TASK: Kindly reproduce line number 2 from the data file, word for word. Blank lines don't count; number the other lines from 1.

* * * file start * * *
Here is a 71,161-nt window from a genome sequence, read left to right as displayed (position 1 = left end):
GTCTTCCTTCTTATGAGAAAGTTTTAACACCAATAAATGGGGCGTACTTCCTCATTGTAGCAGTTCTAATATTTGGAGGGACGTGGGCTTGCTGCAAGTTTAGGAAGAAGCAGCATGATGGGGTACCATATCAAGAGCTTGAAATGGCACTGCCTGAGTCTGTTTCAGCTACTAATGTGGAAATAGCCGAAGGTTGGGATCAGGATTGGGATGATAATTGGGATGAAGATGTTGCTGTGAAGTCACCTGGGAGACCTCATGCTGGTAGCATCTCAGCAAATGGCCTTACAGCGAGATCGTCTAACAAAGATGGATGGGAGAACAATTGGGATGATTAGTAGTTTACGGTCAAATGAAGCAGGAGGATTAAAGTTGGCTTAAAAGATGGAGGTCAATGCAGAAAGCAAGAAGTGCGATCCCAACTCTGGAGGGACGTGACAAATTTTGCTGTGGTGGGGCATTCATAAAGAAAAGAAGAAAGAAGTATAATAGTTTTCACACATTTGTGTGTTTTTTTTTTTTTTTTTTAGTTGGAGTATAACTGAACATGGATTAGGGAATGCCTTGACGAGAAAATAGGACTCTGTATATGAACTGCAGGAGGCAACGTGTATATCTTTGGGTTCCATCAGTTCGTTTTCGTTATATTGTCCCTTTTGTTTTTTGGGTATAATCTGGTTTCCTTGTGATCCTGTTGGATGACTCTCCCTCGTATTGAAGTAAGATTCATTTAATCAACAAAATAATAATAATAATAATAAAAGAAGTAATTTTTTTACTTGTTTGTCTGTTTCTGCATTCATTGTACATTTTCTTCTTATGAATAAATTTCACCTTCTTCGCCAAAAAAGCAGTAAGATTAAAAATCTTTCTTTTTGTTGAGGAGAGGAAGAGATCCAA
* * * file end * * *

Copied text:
GTCTTCCTTCTTATGAGAAAGTTTTAACACCAATAAATGGGGCGTACTTCCTCATTGTAGCAGTTCTAATATTTGGAGGGACGTGGGCTTGCTGCAAGTTTAGGAAGAAGCAGCATGATGGGGTACCATATCAAGAGCTTGAAATGGCACTGCCTGAGTCTGTTTCAGCTACTAATGTGGAAATAGCCGAAGGTTGGGATCAGGATTGGGATGATAATTGGGATGAAGATGTTGCTGTGAAGTCACCTGGGAGACCTCATGCTGGTAGCATCTCAGCAAATGGCCTTACAGCGAGATCGTCTAACAAAGATGGATGGGAGAACAATTGGGATGATTAGTAGTTTACGGTCAAATGAAGCAGGAGGATTAAAGTTGGCTTAAAAGATGGAGGTCAATGCAGAAAGCAAGAAGTGCGATCCCAACTCTGGAGGGACGTGACAAATTTTGCTGTGGTGGGGCATTCATAAAGAAAAGAAGAAAGAAGTATAATAGTTTTCACACATTTGTGTGTTTTTTTTTTTTTTTTTTAGTTGGAGTATAACTGAACATGGATTAGGGAATGCCTTGACGAGAAAATAGGACTCTGTATATGAACTGCAGGAGGCAACGTGTATATCTTTGGGTTCCATCAGTTCGTTTTCGTTATATTGTCCCTTTTGTTTTTTGGGTATAATCTGGTTTCCTTGTGATCCTGTTGGATGACTCTCCCTCGTATTGAAGTAAGATTCATTTAATCAACAAAATAATAATAATAATAATAAAAGAAGTAATTTTTTTACTTGTTTGTCTGTTTCTGCATTCATTGTACATTTTCTTCTTATGAATAAATTTCACCTTCTTCGCCAAAAAAGCAGTAAGATTAAAAATCTTTCTTTTTGTTGAGGAGAGGAAGAGATCCAA